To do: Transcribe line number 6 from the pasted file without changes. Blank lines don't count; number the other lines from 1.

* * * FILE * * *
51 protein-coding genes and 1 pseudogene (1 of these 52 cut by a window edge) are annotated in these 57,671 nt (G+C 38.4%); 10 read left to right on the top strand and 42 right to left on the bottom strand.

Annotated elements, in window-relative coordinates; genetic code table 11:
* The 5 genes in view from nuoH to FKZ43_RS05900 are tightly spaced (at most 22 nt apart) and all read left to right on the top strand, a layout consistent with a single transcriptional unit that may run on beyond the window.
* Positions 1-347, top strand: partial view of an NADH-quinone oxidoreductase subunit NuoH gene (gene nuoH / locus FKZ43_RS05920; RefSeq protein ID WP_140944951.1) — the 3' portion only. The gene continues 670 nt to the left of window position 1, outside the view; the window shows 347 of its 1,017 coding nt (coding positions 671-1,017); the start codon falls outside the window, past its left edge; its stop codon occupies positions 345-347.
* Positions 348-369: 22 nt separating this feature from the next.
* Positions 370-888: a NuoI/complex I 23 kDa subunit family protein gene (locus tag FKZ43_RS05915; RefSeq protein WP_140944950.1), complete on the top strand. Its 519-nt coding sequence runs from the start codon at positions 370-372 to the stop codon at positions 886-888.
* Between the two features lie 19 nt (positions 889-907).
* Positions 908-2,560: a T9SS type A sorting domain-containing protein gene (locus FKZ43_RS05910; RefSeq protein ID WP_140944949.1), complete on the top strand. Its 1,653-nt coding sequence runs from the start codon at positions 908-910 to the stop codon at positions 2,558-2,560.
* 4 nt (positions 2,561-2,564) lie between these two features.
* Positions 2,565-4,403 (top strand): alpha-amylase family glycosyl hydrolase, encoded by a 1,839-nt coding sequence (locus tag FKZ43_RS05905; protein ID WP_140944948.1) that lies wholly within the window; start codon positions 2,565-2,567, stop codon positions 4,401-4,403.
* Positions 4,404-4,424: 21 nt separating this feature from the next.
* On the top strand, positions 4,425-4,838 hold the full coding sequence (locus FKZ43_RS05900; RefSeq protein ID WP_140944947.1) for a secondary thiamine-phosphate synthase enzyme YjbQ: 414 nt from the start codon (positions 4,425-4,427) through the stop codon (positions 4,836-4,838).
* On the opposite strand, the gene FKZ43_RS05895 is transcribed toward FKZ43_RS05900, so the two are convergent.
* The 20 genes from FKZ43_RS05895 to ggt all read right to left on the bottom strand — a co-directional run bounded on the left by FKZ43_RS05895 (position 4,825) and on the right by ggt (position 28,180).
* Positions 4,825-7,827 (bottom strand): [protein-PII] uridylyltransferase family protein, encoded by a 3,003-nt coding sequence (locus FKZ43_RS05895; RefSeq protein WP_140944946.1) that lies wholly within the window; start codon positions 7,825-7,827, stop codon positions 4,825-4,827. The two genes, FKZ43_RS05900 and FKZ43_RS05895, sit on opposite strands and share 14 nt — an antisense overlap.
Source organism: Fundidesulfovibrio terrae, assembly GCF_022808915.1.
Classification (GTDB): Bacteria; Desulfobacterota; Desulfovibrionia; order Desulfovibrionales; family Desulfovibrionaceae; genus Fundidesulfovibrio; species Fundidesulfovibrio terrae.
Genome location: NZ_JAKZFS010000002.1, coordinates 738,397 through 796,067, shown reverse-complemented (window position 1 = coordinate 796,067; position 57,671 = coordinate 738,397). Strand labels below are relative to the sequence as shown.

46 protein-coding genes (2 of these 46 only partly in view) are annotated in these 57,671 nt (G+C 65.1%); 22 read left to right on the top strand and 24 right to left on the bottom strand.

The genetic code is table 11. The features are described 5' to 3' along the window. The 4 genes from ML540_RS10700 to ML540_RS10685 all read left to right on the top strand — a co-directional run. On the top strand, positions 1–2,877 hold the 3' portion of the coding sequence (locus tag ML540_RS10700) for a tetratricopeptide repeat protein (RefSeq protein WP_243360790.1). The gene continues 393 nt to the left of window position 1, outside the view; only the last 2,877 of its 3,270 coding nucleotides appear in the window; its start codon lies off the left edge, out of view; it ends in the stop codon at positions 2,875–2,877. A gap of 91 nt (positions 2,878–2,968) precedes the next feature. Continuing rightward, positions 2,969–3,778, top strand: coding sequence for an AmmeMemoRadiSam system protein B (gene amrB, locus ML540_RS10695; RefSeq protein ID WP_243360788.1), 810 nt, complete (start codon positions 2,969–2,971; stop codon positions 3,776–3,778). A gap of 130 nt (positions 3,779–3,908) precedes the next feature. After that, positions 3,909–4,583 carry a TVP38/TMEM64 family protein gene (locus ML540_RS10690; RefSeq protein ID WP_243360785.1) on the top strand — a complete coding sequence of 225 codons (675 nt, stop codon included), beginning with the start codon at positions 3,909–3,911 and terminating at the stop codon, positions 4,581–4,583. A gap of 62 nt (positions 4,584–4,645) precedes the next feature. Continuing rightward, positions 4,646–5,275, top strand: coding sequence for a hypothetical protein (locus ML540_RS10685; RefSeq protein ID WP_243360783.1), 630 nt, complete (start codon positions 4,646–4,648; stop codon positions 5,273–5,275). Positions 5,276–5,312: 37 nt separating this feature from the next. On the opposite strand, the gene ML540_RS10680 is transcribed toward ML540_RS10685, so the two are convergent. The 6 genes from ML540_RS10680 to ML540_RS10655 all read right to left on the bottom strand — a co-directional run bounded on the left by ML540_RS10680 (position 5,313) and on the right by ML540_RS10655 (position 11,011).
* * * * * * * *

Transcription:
* Positions 370-888: a NuoI/complex I 23 kDa subunit family protein gene (locus tag FKZ43_RS05915; RefSeq protein WP_140944950.1), complete on the top strand. Its 519-nt coding sequence runs from the start codon at positions 370-372 to the stop codon at positions 886-888.